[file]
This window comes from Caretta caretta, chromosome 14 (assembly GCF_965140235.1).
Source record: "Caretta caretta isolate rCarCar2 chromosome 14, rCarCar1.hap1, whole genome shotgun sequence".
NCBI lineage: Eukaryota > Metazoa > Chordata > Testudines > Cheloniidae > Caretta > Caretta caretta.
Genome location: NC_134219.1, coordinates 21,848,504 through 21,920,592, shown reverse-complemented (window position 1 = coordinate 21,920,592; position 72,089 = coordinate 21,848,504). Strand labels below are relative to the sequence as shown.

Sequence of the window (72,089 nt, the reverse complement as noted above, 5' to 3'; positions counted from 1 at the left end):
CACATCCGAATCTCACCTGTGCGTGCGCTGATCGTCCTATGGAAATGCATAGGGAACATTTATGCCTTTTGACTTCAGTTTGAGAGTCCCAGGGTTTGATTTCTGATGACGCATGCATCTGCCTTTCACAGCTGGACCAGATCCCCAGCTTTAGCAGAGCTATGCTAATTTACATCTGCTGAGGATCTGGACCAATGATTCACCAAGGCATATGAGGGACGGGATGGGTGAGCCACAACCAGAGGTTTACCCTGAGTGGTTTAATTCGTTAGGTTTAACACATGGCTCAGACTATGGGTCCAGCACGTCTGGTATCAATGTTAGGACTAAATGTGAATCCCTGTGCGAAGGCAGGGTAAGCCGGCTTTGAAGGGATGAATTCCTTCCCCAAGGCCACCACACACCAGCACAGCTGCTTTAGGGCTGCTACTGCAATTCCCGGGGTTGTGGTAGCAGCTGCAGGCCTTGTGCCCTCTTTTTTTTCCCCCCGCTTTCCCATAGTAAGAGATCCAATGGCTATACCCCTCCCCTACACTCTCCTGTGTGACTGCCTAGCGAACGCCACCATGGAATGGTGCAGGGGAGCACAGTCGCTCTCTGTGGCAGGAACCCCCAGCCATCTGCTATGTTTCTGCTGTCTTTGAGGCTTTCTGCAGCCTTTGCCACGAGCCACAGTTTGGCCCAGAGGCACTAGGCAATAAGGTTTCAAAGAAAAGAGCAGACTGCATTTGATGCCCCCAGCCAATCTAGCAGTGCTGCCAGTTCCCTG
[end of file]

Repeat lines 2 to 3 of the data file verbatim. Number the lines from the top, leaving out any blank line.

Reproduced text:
Source record: "Caretta caretta isolate rCarCar2 chromosome 14, rCarCar1.hap1, whole genome shotgun sequence".
NCBI lineage: Eukaryota > Metazoa > Chordata > Testudines > Cheloniidae > Caretta > Caretta caretta.